Given the opportunistic nature of bribery the appropriate policy response is to remove the “opportunity” to bribe. At the practical level it means that if we want to stop police officers from taking bribes, we must move to eliminate the pointless road blocks that permeate our society. Similarly, we must remove excessive legislation that provides opportunities for businesses to bribe. Empirical evidence appears to show a strong relationship between bribery and various measures of excessive.
Robbing the poor
A key challenge in tackling bribery of course is detection. The same cannot be said for the other form of corruption – public theft. The general public may not know which official has greasy fingers until they are caught, but they can sense when public money has been stolen. We have come to call this public theft “grand corruption”, to reflect the often larger amounts of money stolen.
The Task Force on Corruption was predicated to investigate the alleged grand theft committed by the MMD administration between 1991 and 2001. The “grand” in the end has not quite fitted the original billing as the main suspect, Second President Frederick Chiluba, was subsequently acquitted of all criminal charges.
In recent months the theft charges have shifted to “administrative robbery”. Scandal after scandal appears to have once again caught public imagination. The list runs long, including the Ministry of Health “Kapoka scandal”[i], Road Development Agency[ii], Zambia Wildlife Authority[iii], Zambia Police[iv], High Court of Zambia[v], Zambia Revenue Authority[vi], Ministry of Local Government[vii], Lusaka City Council[viii], Legal Aid Board[ix] and Water Affairs Department[x] . These and other cases have highlighted significant levels of administrative theft perpetuated by supposedly loyal civil servants. Indeed, even the Task Force on Corruption was allegedly corrupt[xi]. Like the society at large, once again we find that the there’s a corrupt culture at every tier of government administration.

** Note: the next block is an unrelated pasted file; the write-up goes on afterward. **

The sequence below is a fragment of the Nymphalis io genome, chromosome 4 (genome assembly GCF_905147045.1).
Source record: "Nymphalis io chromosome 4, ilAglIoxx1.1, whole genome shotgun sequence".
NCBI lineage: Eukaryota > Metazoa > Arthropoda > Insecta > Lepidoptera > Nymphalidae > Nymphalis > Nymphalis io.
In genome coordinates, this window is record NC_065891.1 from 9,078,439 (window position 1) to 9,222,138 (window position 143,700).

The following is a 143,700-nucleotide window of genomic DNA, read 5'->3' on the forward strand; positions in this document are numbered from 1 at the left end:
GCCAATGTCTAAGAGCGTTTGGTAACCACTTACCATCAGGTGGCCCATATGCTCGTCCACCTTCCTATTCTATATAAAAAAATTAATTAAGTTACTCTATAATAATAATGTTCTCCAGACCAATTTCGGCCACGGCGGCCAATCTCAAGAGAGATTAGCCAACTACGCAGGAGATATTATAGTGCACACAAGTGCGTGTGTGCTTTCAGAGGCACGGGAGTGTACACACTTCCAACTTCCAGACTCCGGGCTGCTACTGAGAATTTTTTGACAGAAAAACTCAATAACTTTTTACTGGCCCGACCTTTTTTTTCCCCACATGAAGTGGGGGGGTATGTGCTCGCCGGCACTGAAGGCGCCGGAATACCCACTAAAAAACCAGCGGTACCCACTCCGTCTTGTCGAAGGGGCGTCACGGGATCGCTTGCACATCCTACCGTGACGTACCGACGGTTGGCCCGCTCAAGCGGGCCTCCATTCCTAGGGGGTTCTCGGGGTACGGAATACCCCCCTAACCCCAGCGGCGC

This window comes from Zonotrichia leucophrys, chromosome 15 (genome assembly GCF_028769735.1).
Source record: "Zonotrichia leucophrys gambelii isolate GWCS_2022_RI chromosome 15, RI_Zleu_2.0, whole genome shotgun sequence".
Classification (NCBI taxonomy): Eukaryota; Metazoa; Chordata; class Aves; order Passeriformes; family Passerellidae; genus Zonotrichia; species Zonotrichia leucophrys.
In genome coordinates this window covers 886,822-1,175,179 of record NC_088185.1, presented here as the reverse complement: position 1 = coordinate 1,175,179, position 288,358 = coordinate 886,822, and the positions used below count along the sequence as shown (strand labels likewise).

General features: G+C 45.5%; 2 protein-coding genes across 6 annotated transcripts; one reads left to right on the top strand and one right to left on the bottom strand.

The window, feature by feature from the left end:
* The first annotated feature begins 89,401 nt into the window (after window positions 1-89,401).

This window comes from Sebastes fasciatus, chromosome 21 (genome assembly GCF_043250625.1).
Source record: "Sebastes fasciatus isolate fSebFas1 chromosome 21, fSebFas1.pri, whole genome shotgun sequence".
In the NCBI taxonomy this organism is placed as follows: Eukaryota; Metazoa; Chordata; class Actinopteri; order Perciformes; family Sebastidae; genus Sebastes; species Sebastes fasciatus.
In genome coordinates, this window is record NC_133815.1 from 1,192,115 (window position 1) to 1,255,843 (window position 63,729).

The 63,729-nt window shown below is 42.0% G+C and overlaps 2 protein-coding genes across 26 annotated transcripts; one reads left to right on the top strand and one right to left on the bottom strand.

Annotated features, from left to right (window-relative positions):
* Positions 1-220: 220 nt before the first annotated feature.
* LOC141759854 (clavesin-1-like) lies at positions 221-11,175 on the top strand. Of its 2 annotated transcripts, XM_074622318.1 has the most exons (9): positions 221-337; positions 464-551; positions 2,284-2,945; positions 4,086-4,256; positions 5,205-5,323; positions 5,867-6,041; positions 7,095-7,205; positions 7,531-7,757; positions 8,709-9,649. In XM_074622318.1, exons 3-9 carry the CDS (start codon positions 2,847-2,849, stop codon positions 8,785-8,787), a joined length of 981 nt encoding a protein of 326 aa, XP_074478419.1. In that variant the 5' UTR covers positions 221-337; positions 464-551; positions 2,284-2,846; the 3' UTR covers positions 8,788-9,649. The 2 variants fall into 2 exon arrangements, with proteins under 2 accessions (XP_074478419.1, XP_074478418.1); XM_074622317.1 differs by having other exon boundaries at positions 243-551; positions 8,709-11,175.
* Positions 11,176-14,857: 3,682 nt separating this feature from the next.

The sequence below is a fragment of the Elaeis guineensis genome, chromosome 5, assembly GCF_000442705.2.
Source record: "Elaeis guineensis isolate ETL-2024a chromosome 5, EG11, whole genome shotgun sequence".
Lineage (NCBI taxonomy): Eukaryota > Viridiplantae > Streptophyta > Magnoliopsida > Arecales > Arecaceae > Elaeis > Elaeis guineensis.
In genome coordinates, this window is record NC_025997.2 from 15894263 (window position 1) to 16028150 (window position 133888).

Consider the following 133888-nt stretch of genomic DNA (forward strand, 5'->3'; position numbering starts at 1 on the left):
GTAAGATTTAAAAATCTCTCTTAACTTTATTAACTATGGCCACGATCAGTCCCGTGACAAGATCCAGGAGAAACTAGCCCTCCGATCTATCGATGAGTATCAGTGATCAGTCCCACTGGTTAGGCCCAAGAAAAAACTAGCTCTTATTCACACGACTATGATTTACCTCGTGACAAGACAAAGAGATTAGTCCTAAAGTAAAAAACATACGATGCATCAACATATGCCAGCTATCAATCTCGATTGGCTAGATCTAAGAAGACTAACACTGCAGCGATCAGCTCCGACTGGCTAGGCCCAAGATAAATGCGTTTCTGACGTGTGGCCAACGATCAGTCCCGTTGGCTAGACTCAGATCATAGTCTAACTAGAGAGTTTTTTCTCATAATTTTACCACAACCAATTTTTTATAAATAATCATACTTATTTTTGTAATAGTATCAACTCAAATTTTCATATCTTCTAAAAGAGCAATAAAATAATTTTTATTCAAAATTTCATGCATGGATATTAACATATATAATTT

Public theft cases continue to be met with uproar from the general public, much more than the systematic bribery which occurs at an equally larger scale. Whilst this may be due to poor detection of bribery, the inner sense of injustice offers a likely reason. Zambians may be willing to accept / pay bribes because they have erected a corrupt culture over the last two decades, but explicit public theft appears to run counter to the principle of natural justice. It violates access to goods and services which are inherently their right. By stealing, the official is robbing money away from the poor in a more explicit way than other forms of corruption. It is this aspect of public theft that causes much consternation across Zambian society.
Not all theft causes significant national damage, at least, in the short term. In most cases, money is merely misallocated and redistributed within the economic system. The most damage is done through capital flight, when money is stolen and siphoned out of the country, resulting in a drain from the economic system. Addressing this form of corruption requires a concerted approach among countries. Unfortunately, many developed countries have little economic incentive to prevent capital flight because they are content to see such money lodge within their banking systems. If all stolen money from Africa was returned many western economies would collapse.